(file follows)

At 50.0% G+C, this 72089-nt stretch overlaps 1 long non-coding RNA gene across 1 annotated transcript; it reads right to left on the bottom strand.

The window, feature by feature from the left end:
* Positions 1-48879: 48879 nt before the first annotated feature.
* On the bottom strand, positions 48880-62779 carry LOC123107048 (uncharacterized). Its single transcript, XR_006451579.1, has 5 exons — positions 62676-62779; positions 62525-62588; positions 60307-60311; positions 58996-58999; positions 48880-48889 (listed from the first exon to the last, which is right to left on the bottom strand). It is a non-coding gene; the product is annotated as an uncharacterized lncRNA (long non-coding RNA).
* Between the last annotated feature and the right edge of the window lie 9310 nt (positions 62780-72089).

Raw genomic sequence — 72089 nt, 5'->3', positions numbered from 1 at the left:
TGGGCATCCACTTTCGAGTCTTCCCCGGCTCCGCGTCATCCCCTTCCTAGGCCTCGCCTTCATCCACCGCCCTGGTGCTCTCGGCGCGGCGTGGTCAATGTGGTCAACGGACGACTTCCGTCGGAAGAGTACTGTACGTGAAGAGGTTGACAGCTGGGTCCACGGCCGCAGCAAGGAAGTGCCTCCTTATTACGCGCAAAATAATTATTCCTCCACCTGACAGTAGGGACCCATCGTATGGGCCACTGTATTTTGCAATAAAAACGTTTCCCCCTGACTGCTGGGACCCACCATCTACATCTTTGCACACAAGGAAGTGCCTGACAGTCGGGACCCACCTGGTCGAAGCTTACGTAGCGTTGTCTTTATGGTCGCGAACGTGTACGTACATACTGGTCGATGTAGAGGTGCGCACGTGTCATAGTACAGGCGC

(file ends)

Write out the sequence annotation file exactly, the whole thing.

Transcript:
At 50.0% G+C, this 72089-nt stretch overlaps 1 long non-coding RNA gene across 1 annotated transcript; it reads right to left on the bottom strand.

The window, feature by feature from the left end:
* Positions 1-48879: 48879 nt before the first annotated feature.
* On the bottom strand, positions 48880-62779 carry LOC123107048 (uncharacterized). Its single transcript, XR_006451579.1, has 5 exons — positions 62676-62779; positions 62525-62588; positions 60307-60311; positions 58996-58999; positions 48880-48889 (listed from the first exon to the last, which is right to left on the bottom strand). It is a non-coding gene; the product is annotated as an uncharacterized lncRNA (long non-coding RNA).
* Between the last annotated feature and the right edge of the window lie 9310 nt (positions 62780-72089).

Raw genomic sequence — 72089 nt, 5'->3', positions numbered from 1 at the left:
TGGGCATCCACTTTCGAGTCTTCCCCGGCTCCGCGTCATCCCCTTCCTAGGCCTCGCCTTCATCCACCGCCCTGGTGCTCTCGGCGCGGCGTGGTCAATGTGGTCAACGGACGACTTCCGTCGGAAGAGTACTGTACGTGAAGAGGTTGACAGCTGGGTCCACGGCCGCAGCAAGGAAGTGCCTCCTTATTACGCGCAAAATAATTATTCCTCCACCTGACAGTAGGGACCCATCGTATGGGCCACTGTATTTTGCAATAAAAACGTTTCCCCCTGACTGCTGGGACCCACCATCTACATCTTTGCACACAAGGAAGTGCCTGACAGTCGGGACCCACCTGGTCGAAGCTTACGTAGCGTTGTCTTTATGGTCGCGAACGTGTACGTACATACTGGTCGATGTAGAGGTGCGCACGTGTCATAGTACAGGCGC